New York City Eviction Process

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Written By Alina Sokirko

Evicting someone from an apartment in New York is never easy. But if you have a tenant who refuses to pay rent or has otherwise violated the lease terms, it may be unavoidable. 

New York has strict tenant protection laws that you must follow to evict someone from your building legally. It’s often a long and complicated process, but you have to abide by the proper terms to avoid a countersuit or other consequences. Here is a look at the NYC eviction process.

Notice for Termination with Cause

For a landlord to evict a tenant before the regular lease term ends, they must have a reasonable cause for doing so. They can’t just decide to sell the building or decide they no longer like the tenant and want them out. They can only terminate the contract early if the tenant violated the terms of the lease first.

 The violation could be a refusal to pay rent or the result of breaking the terms in another fashion, such as severely damaging the apartment or committing an action prohibited in the contract. So, depending on the reason, the landlord must first issue the tenant a notice letting them know that they wish to terminate the lease.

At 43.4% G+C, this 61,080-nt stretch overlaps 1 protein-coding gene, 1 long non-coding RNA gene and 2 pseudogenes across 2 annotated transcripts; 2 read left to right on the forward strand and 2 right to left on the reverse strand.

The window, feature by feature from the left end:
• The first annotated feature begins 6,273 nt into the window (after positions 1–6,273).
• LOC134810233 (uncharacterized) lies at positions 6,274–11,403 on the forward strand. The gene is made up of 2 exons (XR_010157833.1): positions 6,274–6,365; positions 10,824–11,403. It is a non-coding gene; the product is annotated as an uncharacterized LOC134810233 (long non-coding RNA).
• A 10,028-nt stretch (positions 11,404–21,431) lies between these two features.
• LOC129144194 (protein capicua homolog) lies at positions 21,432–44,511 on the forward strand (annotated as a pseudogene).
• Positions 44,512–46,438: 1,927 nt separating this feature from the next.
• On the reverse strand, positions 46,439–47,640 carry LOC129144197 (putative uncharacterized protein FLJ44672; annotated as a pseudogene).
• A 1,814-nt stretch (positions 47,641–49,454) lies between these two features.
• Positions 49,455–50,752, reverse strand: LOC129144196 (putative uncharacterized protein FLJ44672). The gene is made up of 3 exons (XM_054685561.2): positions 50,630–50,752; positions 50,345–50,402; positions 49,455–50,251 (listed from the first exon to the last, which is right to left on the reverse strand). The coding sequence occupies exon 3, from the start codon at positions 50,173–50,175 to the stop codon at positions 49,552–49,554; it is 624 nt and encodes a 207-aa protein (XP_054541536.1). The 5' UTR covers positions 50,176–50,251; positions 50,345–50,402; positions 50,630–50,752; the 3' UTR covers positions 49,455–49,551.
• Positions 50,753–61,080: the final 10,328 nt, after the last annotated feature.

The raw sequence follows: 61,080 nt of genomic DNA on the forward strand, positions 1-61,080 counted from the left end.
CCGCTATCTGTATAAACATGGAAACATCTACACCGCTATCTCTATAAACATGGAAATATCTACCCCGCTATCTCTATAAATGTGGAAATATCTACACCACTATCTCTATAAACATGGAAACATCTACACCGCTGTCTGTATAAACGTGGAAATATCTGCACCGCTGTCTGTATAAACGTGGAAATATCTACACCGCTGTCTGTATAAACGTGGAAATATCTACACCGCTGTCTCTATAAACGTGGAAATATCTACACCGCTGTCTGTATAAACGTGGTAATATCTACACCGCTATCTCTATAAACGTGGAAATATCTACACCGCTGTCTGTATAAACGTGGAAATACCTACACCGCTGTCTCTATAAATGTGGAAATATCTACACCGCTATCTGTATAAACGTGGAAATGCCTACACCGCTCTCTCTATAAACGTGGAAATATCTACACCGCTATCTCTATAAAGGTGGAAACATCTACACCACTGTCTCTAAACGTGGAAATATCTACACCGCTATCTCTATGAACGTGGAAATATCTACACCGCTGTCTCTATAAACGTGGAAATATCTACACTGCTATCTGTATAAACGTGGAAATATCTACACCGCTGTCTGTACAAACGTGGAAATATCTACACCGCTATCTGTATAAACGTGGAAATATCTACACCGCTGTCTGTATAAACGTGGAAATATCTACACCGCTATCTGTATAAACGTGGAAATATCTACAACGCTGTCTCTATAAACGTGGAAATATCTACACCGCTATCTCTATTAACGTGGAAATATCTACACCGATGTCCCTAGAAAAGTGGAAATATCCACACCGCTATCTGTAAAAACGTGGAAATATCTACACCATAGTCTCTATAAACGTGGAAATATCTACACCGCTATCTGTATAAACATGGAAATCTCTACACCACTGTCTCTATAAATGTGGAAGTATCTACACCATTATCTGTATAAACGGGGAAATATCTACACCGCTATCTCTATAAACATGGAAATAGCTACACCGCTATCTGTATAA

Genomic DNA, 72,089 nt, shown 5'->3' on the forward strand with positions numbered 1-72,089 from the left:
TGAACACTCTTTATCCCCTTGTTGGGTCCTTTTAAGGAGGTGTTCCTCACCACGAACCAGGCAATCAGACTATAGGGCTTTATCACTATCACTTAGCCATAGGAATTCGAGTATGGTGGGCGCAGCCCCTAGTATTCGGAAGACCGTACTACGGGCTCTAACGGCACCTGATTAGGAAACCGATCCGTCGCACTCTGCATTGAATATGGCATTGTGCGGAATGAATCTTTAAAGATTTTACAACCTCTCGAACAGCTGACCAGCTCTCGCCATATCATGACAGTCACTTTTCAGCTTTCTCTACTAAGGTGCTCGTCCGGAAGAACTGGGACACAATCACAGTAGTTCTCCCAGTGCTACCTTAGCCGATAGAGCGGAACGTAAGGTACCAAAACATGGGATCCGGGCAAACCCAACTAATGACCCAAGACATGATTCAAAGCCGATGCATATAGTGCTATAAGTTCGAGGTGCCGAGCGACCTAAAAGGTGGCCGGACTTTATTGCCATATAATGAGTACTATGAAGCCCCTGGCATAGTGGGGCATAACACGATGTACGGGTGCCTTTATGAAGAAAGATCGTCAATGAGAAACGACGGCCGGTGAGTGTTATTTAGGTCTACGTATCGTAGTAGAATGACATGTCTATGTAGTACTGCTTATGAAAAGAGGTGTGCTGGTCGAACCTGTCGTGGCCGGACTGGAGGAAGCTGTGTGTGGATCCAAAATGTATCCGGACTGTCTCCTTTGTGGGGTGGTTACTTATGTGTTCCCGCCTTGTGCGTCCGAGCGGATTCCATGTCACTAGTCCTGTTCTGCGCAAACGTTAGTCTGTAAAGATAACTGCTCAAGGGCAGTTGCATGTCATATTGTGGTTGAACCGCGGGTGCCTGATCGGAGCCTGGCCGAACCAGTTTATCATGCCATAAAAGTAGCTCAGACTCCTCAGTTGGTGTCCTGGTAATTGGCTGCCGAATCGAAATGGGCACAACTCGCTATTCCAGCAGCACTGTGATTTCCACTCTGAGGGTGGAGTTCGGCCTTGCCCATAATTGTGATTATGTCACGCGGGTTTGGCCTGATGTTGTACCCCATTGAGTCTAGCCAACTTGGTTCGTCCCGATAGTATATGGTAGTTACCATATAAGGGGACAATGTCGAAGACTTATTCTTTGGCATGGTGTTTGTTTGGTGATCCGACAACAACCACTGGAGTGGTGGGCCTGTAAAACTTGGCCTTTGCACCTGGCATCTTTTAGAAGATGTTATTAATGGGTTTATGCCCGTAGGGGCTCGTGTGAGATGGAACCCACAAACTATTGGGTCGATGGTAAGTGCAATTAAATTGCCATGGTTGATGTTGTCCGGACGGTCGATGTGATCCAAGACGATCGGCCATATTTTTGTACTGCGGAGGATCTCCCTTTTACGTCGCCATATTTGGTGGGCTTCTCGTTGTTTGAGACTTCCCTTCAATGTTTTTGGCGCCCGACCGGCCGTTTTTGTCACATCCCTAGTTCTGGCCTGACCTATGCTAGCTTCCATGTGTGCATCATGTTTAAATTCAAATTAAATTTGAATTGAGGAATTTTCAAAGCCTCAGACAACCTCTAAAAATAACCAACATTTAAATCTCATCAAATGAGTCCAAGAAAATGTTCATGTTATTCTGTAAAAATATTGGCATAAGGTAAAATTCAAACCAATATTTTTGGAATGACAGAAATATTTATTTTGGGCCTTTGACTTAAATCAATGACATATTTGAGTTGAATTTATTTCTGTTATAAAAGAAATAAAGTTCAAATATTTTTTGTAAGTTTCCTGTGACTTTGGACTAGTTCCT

Fourteen-Day Notice to Pay Rent or Quit

If the tenant has stopped paying rent, the landlord should issue a fourteen-day notice to pay rent or quit. This notice gives the tenant 14 days to pay their back rent or vacate the unit. If the tenant refuses to do either, the landlord can begin the official eviction process after the 14 days have passed.

Notice to Cure

A notice to cure should be issued if the tenant violated some other lease term. This notice gives the tenant ten days to respond to whatever issue is causing the violation. 

For instance, if the landlord attempts to evict the tenant for bringing a pet into a non-pet building, the tenant has ten days to permanently remove the pet from the apartment. If the issue can be resolved within the 10 days, the tenant has a right to stay in the building. 

But, if the tenant cannot fix the problem or refuses, then the landlord can proceed with the next step in the process – notice of termination.  

Notice of Termination

The notice of termination gives the tenant 30 days to vacate the property for failure to respond appropriately to the notice to cure. The landlord must provide the tenant a chance to correct their mistake first.